If the Bush administration allows former President Carter to travel to Cuba this year, it wants him to push for human rights, a White House spokesman said.

The Treasury Department, which issues permits for travel to Cuba, is weighing a request from Carter, who was invited to visit by Cuban leader Fidel Castro.

Carter said Friday he expects the Bush administration's "tacit approval, not their blessing." He wants to talk about expanding trade and tourism, he said.

White House spokesman Ari Fleischer said that if the Treasury Department's Office of Foreign Assets Control grants him permission to go, President Bush will ask Carter to carry a "very direct, straightforward message" to Castro.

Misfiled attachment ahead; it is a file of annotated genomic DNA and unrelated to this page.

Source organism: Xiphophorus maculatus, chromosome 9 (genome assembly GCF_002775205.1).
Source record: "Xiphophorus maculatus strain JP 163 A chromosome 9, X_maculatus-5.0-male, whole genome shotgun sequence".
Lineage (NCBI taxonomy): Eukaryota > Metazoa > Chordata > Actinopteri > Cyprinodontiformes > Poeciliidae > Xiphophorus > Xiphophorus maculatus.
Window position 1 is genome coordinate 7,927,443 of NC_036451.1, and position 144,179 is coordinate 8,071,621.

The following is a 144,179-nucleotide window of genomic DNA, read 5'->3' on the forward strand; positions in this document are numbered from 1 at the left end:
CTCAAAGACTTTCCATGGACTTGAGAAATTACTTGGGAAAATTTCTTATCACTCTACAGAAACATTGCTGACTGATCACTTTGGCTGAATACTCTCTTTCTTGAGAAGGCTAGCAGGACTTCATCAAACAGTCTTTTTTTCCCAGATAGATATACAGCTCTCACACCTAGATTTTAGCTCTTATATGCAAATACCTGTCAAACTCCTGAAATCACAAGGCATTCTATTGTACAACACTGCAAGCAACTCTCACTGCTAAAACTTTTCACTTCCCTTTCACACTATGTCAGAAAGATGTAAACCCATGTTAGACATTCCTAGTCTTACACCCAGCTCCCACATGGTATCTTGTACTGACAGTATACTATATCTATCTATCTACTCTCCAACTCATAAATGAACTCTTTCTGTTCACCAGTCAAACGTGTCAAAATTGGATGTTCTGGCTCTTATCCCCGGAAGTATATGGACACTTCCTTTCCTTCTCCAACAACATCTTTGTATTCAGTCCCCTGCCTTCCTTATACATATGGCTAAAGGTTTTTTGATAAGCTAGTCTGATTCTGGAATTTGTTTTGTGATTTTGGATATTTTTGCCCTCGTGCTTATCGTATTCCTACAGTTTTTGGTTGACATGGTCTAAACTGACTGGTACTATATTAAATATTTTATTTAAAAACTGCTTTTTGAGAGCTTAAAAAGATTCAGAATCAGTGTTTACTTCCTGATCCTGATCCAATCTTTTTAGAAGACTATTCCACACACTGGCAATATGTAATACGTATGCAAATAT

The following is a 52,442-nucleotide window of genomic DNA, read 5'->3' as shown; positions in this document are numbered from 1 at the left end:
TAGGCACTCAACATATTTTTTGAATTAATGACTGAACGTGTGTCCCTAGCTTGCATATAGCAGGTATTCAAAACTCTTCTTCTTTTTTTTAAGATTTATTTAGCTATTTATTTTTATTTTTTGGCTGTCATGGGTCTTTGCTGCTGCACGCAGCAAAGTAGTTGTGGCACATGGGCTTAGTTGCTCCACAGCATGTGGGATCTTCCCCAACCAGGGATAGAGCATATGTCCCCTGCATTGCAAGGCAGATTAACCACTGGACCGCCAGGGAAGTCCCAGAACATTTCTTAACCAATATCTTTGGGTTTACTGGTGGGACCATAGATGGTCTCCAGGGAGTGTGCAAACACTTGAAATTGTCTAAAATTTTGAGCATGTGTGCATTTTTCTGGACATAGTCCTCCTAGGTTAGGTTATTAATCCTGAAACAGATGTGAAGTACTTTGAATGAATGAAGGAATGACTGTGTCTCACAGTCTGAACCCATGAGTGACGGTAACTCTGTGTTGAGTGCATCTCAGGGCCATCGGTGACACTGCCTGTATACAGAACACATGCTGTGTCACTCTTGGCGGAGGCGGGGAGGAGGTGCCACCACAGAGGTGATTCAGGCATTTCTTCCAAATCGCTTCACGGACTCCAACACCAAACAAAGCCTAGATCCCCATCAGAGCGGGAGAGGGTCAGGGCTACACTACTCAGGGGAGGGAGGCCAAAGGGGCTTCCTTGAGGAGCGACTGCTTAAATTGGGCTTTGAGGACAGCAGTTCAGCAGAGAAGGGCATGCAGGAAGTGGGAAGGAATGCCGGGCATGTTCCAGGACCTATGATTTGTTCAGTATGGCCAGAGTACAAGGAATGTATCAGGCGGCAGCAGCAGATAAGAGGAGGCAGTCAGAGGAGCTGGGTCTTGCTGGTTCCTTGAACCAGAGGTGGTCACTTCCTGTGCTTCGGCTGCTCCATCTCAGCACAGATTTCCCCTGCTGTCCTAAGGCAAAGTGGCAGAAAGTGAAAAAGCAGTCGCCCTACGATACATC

"In order to have human rights in Cuba, it's important for Fidel Castro to allow democracy to take root, to stop repression, to stop imprisonments, to bring freedom to the people of Cuba," Fleischer said.

The United States and Cuba have not had regular relations since Castro took office in 1959 following a Marxist revolution there.  In recent years, Congress has approved some travel for humanitarian and educaitonal purposes.

Applicants seeking to go must write a letter and provide information, details and documentation about the trip.

The Associated Press contributed to this report